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Rick Thompson 01-19-2019 10:11 PM

1940 Ford Brakes
 

I am rebuilding the Brake Cylinders on my 40 Ford.
I do not drive the 40 very often and the Brake Cylinder Pistons seize up.
My question is: A) Can silicone grease be applied to the pistons without causing any issues/harm? B) Can a DOT5 Brake Fluid be used to replace a DOT3 Brake Fluid in the 1940 Ford without causing any negative issues? C) Would using a DOT5 Brake Fluid be a solution to reduce Brake Cylinder Piston seize up?
THANKS !!!

19Fordy 01-19-2019 10:40 PM

Re: 1940 Ford Brakes
 

Flush your system with denatured alcohol as
suggested here:
https://www.corvetteforum.com/forums...ake-fluid.html
DOT 5 will eliminate the problems you have. Been using it in my 40 for last 25 years.

philipswanson 01-19-2019 10:47 PM

Re: 1940 Ford Brakes
 

I broke down and bought some new Lincoln brakes for up front and put new cylinders and linings on the rear on my 40 wagon. Speedway furnished the parts. Not really that expensive.

40 Deluxe 01-19-2019 11:32 PM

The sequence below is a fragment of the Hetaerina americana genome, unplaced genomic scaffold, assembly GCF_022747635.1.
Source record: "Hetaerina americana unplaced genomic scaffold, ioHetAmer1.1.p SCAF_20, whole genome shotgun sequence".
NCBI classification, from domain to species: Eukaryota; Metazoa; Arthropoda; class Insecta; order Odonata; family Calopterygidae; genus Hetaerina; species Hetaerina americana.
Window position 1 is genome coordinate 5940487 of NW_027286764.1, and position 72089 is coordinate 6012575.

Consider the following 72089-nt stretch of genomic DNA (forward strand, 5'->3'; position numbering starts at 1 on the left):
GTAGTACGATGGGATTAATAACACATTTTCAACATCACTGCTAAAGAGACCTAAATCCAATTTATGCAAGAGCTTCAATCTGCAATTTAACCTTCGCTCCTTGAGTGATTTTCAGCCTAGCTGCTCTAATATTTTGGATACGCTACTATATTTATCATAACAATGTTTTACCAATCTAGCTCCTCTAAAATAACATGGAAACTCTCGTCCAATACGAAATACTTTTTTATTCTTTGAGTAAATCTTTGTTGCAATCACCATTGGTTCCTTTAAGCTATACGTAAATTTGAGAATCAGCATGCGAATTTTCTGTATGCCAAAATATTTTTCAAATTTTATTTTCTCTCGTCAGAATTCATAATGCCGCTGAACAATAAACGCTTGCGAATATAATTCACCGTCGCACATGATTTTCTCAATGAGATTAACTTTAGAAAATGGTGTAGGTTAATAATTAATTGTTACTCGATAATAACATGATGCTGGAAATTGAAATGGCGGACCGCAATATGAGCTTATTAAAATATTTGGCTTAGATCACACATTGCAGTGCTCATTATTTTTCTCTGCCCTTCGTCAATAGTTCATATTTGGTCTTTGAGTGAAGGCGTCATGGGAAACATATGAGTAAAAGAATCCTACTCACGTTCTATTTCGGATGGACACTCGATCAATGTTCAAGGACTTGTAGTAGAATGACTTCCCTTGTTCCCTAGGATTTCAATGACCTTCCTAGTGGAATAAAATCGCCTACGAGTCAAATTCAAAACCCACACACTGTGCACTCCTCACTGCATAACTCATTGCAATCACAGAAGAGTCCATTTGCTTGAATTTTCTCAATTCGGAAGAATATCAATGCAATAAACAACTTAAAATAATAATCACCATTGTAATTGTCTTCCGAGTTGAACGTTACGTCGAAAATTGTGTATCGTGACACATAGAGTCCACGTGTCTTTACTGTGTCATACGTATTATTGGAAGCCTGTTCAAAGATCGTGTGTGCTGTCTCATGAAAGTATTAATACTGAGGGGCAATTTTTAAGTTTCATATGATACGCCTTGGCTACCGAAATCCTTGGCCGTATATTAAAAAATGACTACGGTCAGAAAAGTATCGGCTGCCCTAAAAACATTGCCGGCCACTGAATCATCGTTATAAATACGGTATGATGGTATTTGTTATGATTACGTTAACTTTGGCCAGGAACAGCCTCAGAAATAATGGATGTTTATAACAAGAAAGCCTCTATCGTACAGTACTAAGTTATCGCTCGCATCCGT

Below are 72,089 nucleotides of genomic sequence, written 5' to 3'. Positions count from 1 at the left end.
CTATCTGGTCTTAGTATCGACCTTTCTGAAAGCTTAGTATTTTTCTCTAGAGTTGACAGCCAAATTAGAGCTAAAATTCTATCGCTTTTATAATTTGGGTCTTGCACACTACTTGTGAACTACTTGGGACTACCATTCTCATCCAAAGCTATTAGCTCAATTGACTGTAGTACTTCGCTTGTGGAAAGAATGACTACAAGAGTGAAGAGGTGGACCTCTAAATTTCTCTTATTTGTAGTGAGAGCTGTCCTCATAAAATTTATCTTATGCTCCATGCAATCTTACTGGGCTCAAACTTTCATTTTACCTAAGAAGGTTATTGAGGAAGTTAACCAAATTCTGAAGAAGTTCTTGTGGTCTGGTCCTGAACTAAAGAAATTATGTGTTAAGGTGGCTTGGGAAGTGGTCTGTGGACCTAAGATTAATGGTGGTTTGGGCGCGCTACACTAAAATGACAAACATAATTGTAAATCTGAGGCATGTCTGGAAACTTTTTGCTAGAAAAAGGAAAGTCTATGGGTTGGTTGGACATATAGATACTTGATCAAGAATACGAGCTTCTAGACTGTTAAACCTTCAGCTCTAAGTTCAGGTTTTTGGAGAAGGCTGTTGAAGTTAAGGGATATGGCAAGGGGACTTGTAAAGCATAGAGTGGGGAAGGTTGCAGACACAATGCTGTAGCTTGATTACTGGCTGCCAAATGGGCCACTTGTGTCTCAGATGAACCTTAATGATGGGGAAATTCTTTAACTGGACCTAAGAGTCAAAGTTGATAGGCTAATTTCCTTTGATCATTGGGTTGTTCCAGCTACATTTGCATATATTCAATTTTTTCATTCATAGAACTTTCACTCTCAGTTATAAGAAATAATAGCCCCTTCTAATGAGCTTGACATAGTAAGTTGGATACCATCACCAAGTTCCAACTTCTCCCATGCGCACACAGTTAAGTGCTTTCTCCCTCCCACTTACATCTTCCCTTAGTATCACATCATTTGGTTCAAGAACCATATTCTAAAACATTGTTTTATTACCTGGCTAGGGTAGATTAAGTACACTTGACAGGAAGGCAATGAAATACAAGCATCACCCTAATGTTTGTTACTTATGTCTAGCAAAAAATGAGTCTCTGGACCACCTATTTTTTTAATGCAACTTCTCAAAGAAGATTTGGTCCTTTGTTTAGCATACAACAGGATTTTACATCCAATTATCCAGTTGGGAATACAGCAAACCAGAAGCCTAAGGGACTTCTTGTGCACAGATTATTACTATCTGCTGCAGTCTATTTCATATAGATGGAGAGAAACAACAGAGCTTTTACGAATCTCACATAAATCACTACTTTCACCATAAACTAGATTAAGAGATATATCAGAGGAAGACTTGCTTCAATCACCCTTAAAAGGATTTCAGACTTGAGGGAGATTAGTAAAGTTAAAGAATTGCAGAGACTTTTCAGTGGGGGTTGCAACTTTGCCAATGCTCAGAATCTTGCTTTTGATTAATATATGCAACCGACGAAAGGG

Re: 1940 Ford Brakes
 

Quote:

Originally Posted by philipswanson (Post 1717994)
I broke down and bought some new Lincoln brakes for up front and put new cylinders and linings on the rear on my 40 wagon. Speedway furnished the parts. Not really that expensive.


But, do your wheel cylinders corrode and seize after sitting in a damp, humid environment? That is the problem here. If your "Lincoln" brake cylinders are like mine, they are plain iron that will rust.

cas3 01-19-2019 11:46 PM

Re: 1940 Ford Brakes
 

all my life i was taught to only use brake fluid as a honing fluid, and as an assembly fluid. plain ol dot 3, however, here in the mosquito swamp i have had seizures too. lets face it, brake fluid absorbs moisture, so why put it on the pistons??? i started using a skim coat of antiseize years ago, never had problems with that, (keep it off the rubber cups), and my last rebuild just last week i used sylglide. its made for disc brakes really, (steel pistons) but is good for rubber and supposedly does not dry out and get tacky. again just a skim coat as it is a silicone base that should not be mixed with the dot 3. not time proven by me yet, but others have made the claims, so we'll see